- Mik G., Arkader A, Manteghi A, Dormans JP. Results of a minimally invasive technique for treatment of unicameral bone cysts. Clinical orthopaedics and related research. Nov 2009;467(11):2949-2954.
- Joeris A., Ondrus S., Planka L., Gal P., Slongo T. ChronOS inject in children with benign bone lesions--does it increase the healing rate? European journal of pediatric surgery : official journal of Austrian Association of Pediatric Surgery = Zeitschrift fur Kinderchirurgie. Jan 2010;20(1):24-28.
- Mirzayan R., Panossian V., Avedian R., Forrester D.M., Menendez L.R. The use of calcium sulfate in the treatment of benign bone lesions. A preliminary report. The Journal of bone and joint surgery. American volume. Mar 2001;83-A(3):355-358.
- Hou H.Y., Wu K., Wang C.T., Chang S.M., Lin W.H., Yang R.S. Treatment of unicameral bone cyst: a comparative study of selected techniques. The Journal of bone and joint surgery. American volume. Apr 2010;92(4):855-862.
- Donaldson S., Wright J.G. Recent developments in treatment for simple bone cysts. Current opinion in pediatrics. Feb 2011;23(1):73-77.
- Wright J.G., Yandow S., Donaldson S., Marley L. A randomized clinical trial comparing intralesional bone marrow and steroid injections for simple bone cysts. The Journal of bone and joint surgery. American volume. Apr 2008;90(4):722-730.
- Slooff T.J., Buma P., Schreurs B.W., Schimmel J.W., Huiskes R., Gardeniers J. Acetabular and femoral reconstruction with impacted graft and cement. Clinical orthopaedics and related research. Mar 1996(324):108-115.
- Beswick A., Blom A.W. Bone graft substitutes in hip revision surgery: a comprehensive overview. Injury. Sep 2011;42 Suppl 2:S40-46.
- Aulakh T.S., Jayasekera N., Kuiper J.H., Richardson J.B. Long-term clinical outcomes following the use of synthetic hydroxyapatite and bone graft in impaction in revision hip arthroplasty. Biomaterials. Mar 2009;30(9):1732-1738.
- Blom A.W., Wylde V., Livesey C., et al. Impaction bone grafting of the acetabulum at hip revision using a mix of bone chips and a biphasic porous ceramic bone graft substitute. Acta orthopaedica. Apr 2009;80(2):150-154.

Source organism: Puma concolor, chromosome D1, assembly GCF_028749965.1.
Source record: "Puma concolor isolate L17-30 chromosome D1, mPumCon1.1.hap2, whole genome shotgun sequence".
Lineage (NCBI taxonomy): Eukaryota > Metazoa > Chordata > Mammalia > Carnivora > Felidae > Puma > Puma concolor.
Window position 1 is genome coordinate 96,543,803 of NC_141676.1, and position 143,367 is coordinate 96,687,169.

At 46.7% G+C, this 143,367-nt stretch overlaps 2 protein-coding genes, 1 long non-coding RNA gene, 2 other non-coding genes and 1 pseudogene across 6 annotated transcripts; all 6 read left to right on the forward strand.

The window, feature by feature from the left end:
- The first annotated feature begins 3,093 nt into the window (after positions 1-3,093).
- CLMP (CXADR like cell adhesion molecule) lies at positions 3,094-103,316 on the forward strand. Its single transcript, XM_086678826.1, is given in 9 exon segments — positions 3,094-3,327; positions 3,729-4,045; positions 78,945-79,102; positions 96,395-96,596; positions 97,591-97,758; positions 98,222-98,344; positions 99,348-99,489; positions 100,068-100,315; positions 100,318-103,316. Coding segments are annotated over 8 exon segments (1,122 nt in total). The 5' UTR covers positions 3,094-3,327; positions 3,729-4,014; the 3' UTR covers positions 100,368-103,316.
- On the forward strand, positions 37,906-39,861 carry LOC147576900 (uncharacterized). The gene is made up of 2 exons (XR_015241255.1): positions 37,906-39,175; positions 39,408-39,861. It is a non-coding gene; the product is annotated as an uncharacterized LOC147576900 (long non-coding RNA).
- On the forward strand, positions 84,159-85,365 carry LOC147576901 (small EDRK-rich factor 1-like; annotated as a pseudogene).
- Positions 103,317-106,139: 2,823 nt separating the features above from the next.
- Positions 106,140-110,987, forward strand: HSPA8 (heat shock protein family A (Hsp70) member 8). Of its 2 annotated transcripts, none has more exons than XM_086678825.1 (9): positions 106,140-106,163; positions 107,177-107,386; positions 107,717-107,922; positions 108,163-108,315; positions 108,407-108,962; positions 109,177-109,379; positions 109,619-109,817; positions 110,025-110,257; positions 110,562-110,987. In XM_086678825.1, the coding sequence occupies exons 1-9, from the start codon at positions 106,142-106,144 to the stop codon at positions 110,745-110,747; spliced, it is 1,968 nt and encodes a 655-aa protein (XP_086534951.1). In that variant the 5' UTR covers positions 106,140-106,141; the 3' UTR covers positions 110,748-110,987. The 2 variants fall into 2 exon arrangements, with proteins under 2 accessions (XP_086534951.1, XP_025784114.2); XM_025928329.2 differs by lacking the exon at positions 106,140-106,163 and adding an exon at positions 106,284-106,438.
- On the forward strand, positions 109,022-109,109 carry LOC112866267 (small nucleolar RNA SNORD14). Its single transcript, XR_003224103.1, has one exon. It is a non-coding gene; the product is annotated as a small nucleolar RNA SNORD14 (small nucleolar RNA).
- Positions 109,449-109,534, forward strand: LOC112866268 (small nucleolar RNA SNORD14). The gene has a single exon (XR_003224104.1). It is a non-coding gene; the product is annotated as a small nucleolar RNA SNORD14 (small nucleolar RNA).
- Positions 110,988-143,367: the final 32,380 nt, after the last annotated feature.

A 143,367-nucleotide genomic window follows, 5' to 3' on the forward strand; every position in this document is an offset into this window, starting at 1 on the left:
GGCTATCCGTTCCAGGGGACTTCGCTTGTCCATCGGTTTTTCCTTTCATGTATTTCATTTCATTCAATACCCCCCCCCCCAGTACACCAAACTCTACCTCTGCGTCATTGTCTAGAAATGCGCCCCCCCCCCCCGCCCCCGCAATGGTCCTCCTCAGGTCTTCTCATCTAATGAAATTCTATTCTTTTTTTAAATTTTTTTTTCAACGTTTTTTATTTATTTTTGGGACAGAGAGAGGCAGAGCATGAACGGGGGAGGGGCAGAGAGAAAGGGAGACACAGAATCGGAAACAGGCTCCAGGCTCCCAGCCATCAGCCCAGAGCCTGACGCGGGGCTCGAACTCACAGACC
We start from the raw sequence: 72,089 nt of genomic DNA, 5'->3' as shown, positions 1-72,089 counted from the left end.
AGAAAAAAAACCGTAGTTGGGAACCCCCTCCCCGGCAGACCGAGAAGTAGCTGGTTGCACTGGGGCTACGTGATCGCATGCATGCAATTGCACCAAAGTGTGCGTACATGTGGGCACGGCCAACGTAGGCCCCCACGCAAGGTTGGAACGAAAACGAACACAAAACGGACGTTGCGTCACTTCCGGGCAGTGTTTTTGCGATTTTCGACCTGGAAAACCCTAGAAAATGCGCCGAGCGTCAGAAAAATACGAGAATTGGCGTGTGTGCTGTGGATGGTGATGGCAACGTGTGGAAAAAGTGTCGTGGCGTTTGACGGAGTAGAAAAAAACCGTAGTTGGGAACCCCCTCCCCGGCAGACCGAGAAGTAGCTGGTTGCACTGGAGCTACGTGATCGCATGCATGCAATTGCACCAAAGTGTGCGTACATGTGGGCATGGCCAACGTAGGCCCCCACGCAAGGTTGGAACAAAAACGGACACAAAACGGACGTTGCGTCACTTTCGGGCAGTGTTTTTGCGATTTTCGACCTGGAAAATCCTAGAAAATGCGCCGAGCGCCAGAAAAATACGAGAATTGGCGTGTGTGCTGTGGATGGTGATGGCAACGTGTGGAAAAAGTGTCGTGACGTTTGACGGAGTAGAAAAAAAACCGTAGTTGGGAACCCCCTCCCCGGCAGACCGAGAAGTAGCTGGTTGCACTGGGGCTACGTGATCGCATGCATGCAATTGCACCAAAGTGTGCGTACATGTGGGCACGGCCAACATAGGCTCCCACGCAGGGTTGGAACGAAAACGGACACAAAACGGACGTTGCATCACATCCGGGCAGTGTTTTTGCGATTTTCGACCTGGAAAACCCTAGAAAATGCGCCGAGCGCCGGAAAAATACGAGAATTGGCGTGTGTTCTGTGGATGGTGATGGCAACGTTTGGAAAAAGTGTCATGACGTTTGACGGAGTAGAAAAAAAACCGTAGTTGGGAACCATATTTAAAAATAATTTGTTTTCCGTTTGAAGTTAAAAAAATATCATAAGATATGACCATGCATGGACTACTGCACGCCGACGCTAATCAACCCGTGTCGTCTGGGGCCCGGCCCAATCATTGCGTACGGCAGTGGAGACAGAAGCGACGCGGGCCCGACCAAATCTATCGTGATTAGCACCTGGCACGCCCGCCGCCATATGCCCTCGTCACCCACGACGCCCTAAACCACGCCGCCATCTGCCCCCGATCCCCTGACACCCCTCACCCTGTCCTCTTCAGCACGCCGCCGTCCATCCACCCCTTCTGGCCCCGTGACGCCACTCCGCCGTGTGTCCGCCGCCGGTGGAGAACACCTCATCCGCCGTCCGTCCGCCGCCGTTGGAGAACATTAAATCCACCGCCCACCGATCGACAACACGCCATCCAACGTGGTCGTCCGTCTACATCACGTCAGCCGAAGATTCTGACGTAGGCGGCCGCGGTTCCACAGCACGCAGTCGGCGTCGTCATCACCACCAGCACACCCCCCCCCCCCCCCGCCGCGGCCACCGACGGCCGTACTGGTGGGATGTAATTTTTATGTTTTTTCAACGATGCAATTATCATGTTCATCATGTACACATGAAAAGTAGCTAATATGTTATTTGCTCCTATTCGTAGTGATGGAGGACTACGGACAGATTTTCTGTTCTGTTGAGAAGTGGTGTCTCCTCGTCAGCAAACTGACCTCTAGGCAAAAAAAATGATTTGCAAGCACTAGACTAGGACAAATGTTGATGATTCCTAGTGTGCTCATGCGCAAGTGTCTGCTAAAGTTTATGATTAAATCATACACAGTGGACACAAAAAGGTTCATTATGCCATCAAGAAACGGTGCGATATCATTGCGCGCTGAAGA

- Engelbrecht E., von Foerster G., Delling G. Ionogran in revision arthroplasty. The Journal of bone and joint surgery. British volume. Mar 2000;82(2):192-199.
- Fujishiro T., Nishikawa T., Takahiro N., et al. Histologic analysis of allograft mixed with hydroxyapatite-tricalcium phosphate used in revision femoral impaction bone grafting. Orthopedics. Mar 2008;31(3):277.
- Kawanabe K., Iida H., Matsusue Y., Nishimatsu H., Kasai R., Nakamura T. A-W glass ceramic as a bone substitute in cemented hip arthroplasty: 15 hips followed 2-10 years. Acta orthopaedica Scandinavica. Jun 1998;69(3):237-242.
- McNamara I.R. Impaction bone grafting in revision hip surgery: past, present and future. Cell and tissue banking. Feb 2010;11(1):57-73.
- Muller M., Stangl R. Norian SRS augmentation in revision of acetabular cup of total hip arthroplasty. A follow up of six patients. Der Unfallchirurg. Apr 2006;109(4):335-338.
- Egawa H., Ho H., Huynh C., Hopper R.H., Jr., Engh C.A,. Jr., Engh C.A. A three-dimensional method for evaluating changes in acetabular osteolytic lesions in response to treatment. Clinical orthopaedics and related research. Feb 2010;468(2):480-490.
- Nich C., Sedel L. Bone substitution in revision hip replacement. International orthopaedics. Dec 2006;30(6):525-531.
- Nishii T., Sugano N., Miki H., Koyama T., Yoshikawa H. Multidetector-CT evaluation of bone substitutes remodeling after revision hip surgery. Clinical orthopaedics and related research. Jan 2006;442:158-164.
- Oonishi H., Iwaki Y., Kin N., et al. Hydroxyapatite in revision of total hip replacements with massive acetabular defects: 4- to 10-year clinical results. The Journal of bone and joint surgery. British volume. Jan 1997;79(1):87-92.
- Wasielewski R.C., Sheridan K.C., Lubbers M.A. Coralline hydroxyapatite in complex acetabular reconstruction. Orthopedics. Apr 2008;31(4):367.
- Schwartz C., Liss P., Jacquemaire B., Lecestre P., Frayssinet P. Biphasic synthetic bone substitute use in orthopaedic and trauma surgery: clinical, radiological and histological results. Journal of materials science. Materials in medicine. Dec 1999;10(12):821-825.
- McNamara I., Deshpande S., Porteous M. Impaction grafting of the acetabulum with a mixture of frozen, ground irradiated bone graft and porous synthetic bone substitute (Apapore 60). The Journal of bone and joint surgery. British volume. May 2010;92(5):617-623.
Reprinted with permission from the Winter 2011 issue of COA Bulletin